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When to Doubt a Scientific Consensus

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Anyone who has studied the history of science knows that scientists are not immune to the non-rational dynamics of the herd.

A December 18, 2009 Washington Post poll, released on the final day of the ill-fated Copenhagen climate summit, reported “four in ten Americans now saying that they place little or no trust in what scientists have to say about the environment.” This was the month the tide turned in public perceptions of climate change. Several recent polls have found “climate change” skepticism rising faster than sea levels on Planet Algore (not to be confused with Planet Earth, where sea levels remain relatively stable).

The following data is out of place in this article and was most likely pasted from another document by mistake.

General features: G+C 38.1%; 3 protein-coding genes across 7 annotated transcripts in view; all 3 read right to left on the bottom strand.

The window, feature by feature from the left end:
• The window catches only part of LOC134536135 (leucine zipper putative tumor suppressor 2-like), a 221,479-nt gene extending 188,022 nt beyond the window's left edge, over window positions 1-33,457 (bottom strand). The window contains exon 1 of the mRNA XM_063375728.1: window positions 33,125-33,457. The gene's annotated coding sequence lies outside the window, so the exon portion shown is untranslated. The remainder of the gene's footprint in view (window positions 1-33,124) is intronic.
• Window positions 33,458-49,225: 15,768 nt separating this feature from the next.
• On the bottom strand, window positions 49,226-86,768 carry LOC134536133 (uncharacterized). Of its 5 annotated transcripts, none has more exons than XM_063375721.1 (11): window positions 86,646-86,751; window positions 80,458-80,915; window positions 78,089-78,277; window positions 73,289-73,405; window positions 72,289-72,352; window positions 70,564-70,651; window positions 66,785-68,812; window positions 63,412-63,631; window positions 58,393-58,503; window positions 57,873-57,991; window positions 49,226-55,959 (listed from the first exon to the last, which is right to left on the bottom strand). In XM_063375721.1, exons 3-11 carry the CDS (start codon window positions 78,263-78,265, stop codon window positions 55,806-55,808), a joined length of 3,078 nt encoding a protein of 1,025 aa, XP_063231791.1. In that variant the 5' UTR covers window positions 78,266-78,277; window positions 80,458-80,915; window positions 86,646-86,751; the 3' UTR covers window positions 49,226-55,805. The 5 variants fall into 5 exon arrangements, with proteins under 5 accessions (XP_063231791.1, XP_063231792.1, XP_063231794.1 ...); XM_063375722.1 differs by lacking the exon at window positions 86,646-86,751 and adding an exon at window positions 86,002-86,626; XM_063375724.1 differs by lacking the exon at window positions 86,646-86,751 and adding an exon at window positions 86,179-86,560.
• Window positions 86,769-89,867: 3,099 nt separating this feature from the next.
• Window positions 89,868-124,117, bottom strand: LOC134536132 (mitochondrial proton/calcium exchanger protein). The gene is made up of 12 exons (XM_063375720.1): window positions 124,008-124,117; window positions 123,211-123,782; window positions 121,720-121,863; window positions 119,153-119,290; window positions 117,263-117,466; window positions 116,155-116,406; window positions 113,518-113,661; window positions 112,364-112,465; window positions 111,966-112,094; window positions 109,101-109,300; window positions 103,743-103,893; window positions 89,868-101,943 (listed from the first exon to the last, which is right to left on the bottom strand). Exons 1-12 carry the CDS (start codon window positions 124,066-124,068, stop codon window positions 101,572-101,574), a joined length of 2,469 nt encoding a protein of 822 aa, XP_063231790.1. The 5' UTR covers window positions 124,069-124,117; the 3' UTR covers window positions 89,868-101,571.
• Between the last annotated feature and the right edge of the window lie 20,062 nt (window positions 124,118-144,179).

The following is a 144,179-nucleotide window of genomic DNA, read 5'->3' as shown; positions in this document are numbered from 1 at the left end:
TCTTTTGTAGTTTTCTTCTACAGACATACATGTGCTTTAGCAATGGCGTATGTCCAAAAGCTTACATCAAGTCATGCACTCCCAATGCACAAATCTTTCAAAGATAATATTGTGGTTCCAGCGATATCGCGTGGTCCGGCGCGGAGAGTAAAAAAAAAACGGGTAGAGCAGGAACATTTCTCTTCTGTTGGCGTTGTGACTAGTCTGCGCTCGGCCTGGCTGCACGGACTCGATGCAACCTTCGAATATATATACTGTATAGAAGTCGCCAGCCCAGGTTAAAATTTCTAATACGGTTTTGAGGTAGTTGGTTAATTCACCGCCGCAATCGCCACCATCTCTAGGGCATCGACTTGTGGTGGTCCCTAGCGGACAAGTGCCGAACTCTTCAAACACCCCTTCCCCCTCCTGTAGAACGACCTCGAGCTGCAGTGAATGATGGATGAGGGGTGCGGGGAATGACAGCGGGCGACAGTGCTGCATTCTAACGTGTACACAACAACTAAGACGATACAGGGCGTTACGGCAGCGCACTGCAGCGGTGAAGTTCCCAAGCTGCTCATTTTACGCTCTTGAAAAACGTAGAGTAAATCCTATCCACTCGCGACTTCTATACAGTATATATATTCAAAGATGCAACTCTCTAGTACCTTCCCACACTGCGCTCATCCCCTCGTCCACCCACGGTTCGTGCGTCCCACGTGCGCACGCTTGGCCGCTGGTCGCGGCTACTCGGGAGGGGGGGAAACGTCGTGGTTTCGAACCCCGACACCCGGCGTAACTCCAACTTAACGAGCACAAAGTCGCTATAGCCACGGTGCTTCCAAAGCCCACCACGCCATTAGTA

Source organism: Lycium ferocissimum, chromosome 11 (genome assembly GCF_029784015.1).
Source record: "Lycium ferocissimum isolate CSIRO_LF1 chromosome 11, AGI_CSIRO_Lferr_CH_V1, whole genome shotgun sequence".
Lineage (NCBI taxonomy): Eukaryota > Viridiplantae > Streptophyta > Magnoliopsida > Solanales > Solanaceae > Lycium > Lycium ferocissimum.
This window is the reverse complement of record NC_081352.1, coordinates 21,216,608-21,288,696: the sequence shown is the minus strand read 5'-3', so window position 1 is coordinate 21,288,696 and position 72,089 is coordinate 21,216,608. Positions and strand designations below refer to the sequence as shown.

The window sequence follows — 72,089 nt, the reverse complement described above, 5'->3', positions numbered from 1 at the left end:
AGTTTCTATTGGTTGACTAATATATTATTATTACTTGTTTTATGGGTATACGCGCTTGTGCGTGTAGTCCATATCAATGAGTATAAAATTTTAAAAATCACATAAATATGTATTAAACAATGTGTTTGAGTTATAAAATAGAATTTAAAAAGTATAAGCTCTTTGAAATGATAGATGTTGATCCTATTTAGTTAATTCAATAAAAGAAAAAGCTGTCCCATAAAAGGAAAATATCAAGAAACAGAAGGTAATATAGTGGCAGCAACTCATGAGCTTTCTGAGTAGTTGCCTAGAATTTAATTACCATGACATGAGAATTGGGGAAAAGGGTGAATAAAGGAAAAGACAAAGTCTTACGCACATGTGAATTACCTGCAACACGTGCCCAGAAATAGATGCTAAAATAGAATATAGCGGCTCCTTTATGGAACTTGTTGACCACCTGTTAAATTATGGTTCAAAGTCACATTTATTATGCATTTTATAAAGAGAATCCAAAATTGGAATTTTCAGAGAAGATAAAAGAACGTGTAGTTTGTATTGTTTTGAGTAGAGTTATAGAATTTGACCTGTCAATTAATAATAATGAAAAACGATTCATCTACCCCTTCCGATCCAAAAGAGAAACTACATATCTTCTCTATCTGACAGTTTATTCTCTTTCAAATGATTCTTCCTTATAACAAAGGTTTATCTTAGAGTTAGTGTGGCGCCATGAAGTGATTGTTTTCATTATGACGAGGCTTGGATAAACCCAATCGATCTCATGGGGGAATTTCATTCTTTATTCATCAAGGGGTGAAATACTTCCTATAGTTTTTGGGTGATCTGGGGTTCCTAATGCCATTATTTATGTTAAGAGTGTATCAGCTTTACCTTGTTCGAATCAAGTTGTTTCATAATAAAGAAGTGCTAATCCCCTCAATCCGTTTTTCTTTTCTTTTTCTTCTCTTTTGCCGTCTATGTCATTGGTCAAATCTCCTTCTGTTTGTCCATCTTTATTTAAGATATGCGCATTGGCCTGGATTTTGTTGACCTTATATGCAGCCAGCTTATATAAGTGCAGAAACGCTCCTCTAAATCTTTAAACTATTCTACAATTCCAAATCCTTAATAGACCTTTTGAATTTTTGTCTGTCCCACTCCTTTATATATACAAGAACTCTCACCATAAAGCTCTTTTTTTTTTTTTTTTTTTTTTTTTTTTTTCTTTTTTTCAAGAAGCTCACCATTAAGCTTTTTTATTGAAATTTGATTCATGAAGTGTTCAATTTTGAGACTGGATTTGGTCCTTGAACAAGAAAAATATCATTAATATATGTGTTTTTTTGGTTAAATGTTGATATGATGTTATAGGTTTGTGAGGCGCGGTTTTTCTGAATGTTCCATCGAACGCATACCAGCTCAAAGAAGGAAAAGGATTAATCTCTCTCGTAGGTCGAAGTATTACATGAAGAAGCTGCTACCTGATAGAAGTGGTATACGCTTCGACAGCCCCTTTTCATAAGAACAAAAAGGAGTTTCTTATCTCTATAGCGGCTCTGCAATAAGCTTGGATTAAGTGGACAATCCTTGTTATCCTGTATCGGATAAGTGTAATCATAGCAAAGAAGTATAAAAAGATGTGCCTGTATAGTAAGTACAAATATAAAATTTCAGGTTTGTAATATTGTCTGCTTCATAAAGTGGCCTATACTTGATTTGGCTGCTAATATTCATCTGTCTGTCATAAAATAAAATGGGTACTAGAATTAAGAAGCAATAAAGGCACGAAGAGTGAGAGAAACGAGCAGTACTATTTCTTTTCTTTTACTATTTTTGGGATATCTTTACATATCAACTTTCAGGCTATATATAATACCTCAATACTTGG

Many of the doubt-inducing climate scientists and their media acolytes attribute this rising skepticism to the stupidity of Americans, philistines unable to appreciate that there is “a scientific consensus on climate change.” One of the benefits of the 2009 Climategate scandal, which revealed leading climate scientists manipulating data, methods and peer review to exaggerate the evidence of significant global warming, may be to permanently deflate the rhetorical value of the phrase “scientific consensus.”

But since Pope Francis has invoked a scientific “consensus” in his new encyclical, Laudato Si, it may be time to revisit this issue. Read More

Source: Jay Richards, https://stream.org